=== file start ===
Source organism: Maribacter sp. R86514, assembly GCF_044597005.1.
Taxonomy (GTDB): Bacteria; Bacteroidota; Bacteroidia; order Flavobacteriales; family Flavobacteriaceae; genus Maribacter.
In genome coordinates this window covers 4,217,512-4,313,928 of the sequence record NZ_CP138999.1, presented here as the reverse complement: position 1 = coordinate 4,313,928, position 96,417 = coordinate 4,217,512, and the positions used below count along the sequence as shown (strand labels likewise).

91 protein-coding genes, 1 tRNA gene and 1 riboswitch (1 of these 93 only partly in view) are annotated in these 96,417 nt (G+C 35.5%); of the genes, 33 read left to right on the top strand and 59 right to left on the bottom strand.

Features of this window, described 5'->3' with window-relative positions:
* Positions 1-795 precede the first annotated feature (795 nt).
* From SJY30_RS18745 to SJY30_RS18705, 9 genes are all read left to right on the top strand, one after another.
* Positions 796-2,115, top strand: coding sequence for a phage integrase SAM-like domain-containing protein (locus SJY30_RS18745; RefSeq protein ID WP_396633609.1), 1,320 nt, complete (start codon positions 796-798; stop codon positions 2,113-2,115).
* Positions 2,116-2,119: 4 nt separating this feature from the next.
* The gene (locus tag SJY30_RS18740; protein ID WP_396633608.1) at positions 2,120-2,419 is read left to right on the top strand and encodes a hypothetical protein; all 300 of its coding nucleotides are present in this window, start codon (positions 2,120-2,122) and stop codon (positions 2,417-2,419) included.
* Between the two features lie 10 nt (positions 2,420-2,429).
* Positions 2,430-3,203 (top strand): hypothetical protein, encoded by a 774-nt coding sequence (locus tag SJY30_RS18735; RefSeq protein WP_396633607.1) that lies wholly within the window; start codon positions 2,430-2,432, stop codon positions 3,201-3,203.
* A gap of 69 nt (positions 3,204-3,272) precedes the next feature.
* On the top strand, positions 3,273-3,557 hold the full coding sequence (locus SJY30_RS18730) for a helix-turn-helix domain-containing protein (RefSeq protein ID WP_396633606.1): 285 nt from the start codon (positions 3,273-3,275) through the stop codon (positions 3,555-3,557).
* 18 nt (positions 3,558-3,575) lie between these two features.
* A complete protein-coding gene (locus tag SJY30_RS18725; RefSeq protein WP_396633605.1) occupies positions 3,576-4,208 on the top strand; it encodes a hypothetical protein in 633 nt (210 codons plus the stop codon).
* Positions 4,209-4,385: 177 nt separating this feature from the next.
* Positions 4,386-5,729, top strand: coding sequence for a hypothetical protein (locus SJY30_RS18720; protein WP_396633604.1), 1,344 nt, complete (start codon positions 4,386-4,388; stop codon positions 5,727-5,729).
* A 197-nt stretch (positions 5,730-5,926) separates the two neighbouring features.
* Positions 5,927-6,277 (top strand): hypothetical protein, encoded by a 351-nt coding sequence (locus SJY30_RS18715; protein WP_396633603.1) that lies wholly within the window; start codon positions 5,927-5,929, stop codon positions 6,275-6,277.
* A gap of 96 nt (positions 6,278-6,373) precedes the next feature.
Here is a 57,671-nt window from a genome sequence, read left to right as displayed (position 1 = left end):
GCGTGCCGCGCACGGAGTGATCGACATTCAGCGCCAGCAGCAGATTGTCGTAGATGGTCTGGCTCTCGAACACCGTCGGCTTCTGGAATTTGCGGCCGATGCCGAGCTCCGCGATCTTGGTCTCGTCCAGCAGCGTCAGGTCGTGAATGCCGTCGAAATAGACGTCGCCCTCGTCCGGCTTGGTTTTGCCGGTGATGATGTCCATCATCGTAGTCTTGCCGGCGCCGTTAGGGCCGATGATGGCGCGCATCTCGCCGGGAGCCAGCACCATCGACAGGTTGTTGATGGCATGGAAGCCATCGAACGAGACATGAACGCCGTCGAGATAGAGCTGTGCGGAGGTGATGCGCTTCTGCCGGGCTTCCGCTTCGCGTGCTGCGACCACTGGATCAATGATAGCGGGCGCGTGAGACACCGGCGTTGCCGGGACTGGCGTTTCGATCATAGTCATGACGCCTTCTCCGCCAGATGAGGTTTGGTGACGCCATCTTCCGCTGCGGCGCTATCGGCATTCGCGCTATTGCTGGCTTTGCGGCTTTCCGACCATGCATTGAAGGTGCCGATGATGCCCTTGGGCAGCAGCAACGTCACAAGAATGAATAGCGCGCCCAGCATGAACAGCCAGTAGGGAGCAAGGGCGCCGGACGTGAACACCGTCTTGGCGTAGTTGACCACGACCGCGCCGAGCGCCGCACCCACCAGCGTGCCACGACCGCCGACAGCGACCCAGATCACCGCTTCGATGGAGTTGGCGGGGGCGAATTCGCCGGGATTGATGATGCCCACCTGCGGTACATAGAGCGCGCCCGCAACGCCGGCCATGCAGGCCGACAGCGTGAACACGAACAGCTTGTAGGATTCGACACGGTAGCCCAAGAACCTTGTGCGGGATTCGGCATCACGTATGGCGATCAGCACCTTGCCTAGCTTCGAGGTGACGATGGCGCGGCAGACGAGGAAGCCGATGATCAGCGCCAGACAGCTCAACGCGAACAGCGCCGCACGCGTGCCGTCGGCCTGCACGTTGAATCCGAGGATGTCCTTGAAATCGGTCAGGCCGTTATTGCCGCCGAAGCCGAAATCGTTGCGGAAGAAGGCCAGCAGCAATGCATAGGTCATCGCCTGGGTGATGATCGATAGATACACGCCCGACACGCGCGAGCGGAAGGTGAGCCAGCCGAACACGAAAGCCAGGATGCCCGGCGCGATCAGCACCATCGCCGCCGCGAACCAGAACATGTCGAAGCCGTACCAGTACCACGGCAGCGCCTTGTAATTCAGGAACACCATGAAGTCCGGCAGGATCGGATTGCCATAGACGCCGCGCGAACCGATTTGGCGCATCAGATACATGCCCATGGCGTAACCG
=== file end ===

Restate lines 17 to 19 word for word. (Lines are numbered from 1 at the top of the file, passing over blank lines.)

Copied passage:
* Positions 4,209-4,385: 177 nt separating this feature from the next.
* Positions 4,386-5,729, top strand: coding sequence for a hypothetical protein (locus SJY30_RS18720; protein WP_396633604.1), 1,344 nt, complete (start codon positions 4,386-4,388; stop codon positions 5,727-5,729).
* A 197-nt stretch (positions 5,730-5,926) separates the two neighbouring features.